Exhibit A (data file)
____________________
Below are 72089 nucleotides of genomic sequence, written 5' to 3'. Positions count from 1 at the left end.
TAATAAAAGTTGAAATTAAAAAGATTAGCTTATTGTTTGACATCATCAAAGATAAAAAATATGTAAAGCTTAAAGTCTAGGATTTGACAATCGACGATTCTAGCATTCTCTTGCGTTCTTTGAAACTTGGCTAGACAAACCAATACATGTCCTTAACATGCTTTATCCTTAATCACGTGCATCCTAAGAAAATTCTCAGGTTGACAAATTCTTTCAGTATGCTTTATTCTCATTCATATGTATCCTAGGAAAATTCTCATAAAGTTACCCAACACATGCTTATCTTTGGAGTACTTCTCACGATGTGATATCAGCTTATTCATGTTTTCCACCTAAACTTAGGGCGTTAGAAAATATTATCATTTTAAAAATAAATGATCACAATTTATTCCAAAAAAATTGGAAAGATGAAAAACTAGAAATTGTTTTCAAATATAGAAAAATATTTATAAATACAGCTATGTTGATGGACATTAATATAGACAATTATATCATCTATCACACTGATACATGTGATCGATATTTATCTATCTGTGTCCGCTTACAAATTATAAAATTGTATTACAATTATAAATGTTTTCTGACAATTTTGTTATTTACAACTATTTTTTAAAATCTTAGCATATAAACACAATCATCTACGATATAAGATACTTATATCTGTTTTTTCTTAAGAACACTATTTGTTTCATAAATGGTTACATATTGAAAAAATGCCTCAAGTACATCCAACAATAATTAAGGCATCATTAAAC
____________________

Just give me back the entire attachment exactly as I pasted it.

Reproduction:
Below are 72089 nucleotides of genomic sequence, written 5' to 3'. Positions count from 1 at the left end.
TAATAAAAGTTGAAATTAAAAAGATTAGCTTATTGTTTGACATCATCAAAGATAAAAAATATGTAAAGCTTAAAGTCTAGGATTTGACAATCGACGATTCTAGCATTCTCTTGCGTTCTTTGAAACTTGGCTAGACAAACCAATACATGTCCTTAACATGCTTTATCCTTAATCACGTGCATCCTAAGAAAATTCTCAGGTTGACAAATTCTTTCAGTATGCTTTATTCTCATTCATATGTATCCTAGGAAAATTCTCATAAAGTTACCCAACACATGCTTATCTTTGGAGTACTTCTCACGATGTGATATCAGCTTATTCATGTTTTCCACCTAAACTTAGGGCGTTAGAAAATATTATCATTTTAAAAATAAATGATCACAATTTATTCCAAAAAAATTGGAAAGATGAAAAACTAGAAATTGTTTTCAAATATAGAAAAATATTTATAAATACAGCTATGTTGATGGACATTAATATAGACAATTATATCATCTATCACACTGATACATGTGATCGATATTTATCTATCTGTGTCCGCTTACAAATTATAAAATTGTATTACAATTATAAATGTTTTCTGACAATTTTGTTATTTACAACTATTTTTTAAAATCTTAGCATATAAACACAATCATCTACGATATAAGATACTTATATCTGTTTTTTCTTAAGAACACTATTTGTTTCATAAATGGTTACATATTGAAAAAATGCCTCAAGTACATCCAACAATAATTAAGGCATCATTAAAC